I launched my PR career in a multinational pharmaceutical company in Mumbai in what I would still consider as one of the most well structured and best run public relations departments I have ever encountered. With a large 13 member strong department, inclusive of five support staff, our Company consistently ranked in the top ten of Businessworld’s Most Respected Companies listing, scoring high on parameters that were linked to PR. The PR Consultancy industry was then at a fledgling stage but, as it grew, external consultancies began to drive campaigns that were traditionally run in-house and PR departments within corporates began to shrink in size. It soon became quite common to find amongst newer corporates those who outsourced their entire PR requirements and had a marketing or human resource head manage the engagement with the PR consultancy. We are now in a situation where most mid to large corporates use a mix of an internal team and an external consultancy to manage their PR requirements.
While in an ideal situation a combination team works well and best for an organization, particularly those of a certain scale, it’s not always feasible. The decision of whether you should have an internal PR Department or engage a Consultancy is not an easy one. Each has it merits and demerits and an evaluation of these against your specific PR requirements and objectives will help you reach a decision as to how you should manage your PR.
Internal PR Departments
- Greater Commitment – internal staff score higher on commitment and passion by virtue of their being on the rolls of an organization
- One Master Advantage – because they are a dedicated resource, internal staff have the time and resources to understand your business in-depth
- Ease of Access – internal staff have a finger on the pulse of every department with easy access to departments and people
- Lack Networks – internal staff don’t have access to the large pool of experience and information networks that external consultancies have. They may not necessarily have the most updated information on media movements for instance.
External PR Consultancies
- Depth of Experience - consultancies bring a wealth of experience across industries and PR campaigns. They also have a multi-skilled resource base and can draw on this with ease should you require a financial PR resource or someone with healthcare experience for example
- Networked – being part of a national network and with ongoing engagements with various stakeholders like the media, consultancies are up to date on media movements, new pages or sections being introduced in a publication, new publications and so on
- Local Nuances – the larger consultancies have a presence in key markets staffed by practitioners who are more tuned in to local nuances and sensitivities. This is of particular relevance when you have a multi-city requirement and need to fine-tune your campaign to suit local audiences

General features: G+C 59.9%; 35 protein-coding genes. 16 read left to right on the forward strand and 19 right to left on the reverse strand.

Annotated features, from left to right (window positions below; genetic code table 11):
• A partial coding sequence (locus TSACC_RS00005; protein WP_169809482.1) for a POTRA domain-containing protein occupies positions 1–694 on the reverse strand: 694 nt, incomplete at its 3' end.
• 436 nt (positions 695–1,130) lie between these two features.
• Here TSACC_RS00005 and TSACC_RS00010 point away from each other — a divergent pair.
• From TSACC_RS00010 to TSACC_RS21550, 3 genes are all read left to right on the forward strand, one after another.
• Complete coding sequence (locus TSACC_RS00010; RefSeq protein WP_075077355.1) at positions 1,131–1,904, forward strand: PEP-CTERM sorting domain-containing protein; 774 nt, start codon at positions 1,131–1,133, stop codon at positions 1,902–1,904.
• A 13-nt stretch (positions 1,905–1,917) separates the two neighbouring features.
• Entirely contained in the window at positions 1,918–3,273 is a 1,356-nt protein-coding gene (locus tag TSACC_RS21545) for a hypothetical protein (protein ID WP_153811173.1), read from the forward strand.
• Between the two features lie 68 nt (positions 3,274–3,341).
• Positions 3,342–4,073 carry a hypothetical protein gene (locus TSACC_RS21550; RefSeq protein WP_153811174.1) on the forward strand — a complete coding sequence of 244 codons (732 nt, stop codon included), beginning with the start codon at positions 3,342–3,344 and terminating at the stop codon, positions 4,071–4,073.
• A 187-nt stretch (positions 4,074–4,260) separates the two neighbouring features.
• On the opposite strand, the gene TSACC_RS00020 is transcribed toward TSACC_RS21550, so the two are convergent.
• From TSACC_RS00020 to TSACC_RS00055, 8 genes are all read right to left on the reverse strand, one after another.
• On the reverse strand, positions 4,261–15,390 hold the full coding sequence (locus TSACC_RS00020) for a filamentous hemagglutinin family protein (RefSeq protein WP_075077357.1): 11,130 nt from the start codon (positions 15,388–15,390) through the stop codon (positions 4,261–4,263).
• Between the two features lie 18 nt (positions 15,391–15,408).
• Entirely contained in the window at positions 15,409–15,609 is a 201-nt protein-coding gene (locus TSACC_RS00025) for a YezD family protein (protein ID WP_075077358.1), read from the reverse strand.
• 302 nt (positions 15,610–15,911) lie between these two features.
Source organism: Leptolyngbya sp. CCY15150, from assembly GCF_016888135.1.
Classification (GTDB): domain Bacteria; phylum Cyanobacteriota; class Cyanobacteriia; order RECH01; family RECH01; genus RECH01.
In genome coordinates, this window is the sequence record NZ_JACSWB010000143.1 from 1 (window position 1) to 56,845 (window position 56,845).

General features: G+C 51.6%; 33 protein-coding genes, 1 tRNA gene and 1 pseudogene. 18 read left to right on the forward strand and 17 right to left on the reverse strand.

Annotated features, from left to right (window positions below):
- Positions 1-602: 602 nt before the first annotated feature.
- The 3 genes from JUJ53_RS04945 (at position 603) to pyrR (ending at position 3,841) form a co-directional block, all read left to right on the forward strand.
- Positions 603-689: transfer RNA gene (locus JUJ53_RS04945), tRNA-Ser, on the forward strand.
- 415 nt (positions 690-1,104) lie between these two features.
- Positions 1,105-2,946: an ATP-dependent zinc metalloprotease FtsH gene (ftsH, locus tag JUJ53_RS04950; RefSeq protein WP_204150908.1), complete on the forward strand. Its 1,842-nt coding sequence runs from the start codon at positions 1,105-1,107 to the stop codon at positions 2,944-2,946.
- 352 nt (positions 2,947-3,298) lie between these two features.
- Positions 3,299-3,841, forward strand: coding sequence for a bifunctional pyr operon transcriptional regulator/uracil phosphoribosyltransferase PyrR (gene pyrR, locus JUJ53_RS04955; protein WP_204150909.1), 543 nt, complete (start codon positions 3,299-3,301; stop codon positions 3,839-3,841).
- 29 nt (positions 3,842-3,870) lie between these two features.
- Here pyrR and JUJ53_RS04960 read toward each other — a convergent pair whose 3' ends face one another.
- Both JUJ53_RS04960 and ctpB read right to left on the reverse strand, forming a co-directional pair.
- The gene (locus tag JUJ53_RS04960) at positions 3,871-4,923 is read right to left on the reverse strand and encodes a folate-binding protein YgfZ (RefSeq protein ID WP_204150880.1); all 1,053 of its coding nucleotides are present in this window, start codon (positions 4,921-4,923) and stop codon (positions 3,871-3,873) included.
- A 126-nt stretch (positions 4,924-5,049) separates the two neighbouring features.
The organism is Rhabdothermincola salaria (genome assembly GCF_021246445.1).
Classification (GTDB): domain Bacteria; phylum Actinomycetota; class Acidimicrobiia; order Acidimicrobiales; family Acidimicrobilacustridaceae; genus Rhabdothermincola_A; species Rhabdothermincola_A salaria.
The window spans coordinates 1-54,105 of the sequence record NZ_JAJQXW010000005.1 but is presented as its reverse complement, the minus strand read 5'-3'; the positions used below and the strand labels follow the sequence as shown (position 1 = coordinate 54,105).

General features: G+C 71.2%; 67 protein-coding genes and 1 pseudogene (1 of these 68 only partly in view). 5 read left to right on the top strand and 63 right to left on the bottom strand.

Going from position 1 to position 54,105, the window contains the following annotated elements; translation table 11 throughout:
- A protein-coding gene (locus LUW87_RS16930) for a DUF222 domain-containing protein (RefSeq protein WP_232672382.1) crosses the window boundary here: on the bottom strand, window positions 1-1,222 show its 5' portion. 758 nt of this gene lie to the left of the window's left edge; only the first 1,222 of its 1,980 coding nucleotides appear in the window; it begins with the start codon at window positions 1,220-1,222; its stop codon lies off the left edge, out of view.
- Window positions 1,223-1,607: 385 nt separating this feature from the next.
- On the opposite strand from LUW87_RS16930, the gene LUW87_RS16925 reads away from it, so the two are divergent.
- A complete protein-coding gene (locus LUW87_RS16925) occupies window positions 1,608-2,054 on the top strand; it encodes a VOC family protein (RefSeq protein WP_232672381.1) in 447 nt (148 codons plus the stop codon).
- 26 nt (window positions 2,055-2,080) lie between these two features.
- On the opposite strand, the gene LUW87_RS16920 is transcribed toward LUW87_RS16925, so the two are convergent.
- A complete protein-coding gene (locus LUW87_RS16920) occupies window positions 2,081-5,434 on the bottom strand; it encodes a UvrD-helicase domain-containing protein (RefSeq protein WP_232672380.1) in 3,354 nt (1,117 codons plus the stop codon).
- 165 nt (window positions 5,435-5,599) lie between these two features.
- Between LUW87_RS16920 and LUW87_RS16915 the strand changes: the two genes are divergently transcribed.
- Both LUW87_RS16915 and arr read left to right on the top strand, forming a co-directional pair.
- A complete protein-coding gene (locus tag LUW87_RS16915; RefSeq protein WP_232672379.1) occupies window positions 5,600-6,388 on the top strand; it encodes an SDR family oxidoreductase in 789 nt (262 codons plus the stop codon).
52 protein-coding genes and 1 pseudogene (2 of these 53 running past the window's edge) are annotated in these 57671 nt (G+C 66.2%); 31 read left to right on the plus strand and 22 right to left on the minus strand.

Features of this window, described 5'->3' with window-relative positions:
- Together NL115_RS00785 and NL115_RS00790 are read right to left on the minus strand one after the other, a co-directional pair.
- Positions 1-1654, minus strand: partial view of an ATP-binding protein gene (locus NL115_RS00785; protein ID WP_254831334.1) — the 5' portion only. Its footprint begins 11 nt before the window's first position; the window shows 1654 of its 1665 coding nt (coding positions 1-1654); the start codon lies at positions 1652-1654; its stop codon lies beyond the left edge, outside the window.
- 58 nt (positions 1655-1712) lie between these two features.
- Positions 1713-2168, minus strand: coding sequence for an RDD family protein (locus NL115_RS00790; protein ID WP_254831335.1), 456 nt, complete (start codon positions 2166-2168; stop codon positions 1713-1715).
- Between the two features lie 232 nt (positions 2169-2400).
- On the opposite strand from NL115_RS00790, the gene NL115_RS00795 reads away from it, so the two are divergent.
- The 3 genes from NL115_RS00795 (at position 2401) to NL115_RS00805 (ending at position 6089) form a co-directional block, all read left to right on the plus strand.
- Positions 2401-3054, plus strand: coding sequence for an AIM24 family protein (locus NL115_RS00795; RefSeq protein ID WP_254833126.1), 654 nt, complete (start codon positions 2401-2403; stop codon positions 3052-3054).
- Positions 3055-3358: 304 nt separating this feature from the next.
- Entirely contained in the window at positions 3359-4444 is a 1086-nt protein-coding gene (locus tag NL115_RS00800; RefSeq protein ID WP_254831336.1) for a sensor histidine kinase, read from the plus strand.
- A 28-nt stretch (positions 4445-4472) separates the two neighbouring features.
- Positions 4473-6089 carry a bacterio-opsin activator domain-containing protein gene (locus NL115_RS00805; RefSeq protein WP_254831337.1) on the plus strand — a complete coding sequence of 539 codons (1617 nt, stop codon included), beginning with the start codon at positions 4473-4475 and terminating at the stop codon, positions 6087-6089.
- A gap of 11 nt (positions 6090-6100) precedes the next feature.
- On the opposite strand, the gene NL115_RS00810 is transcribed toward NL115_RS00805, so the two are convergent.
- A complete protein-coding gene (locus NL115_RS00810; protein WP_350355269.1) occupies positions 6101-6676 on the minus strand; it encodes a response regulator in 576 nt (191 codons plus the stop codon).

- Limited Internal Insights – while Consultancies have experience across sectors, they don’t ‘live and breathe’ the company and their recommendations could therefore be limited by their inability to understand or gauge internal issues and sensitivities
- Divided Loyalty/Time – since consultancy teams work across a set of clients, they may not always be available to give you the dedicated time and attention you want. This is more true if you are a smaller organization or have a relatively small PR budget as you would be vying for attention with clients who are big PR spenders or have large PR requirements
- Cost Effective – depending on your requirements, it could sometimes be more economical to hire an external consultancy.
While it would be easy to suggest that one uses the middle path and work with an internal and external combination, this is often not feasible or the most practical unless you have a certain scale of operation or PR requirement. In such circumstances, it would be best to base your decision of whether to go internal or external on the budget you have as well as your objectives of and expectations from the PR campaign. In my experience of having worked in both the corporate and consultancy sector, I believe a largely internal communications driven PR requirement or a CSR-led initiative (where you may need to build internal advocacy and engage employees) would best be served by an internal PR department than an external consultancy. If, on the other hand, your PR needs call largely for a media driven campaign or one that requires multi-skilled resources, you would probably be better off hiring a PR Consultancy that is well networked in your priority markets.
In some ways, it is like one of the values you derive from choosing an interview over a press release – one gives you depth while the other gives you spread. A Press Conference, however, gives you a happy blend of both!
This exclusive guest post was written by Melissa Arulappan who is a freelance public relations/ communications strategist. You can follow her on twitter at @meltwith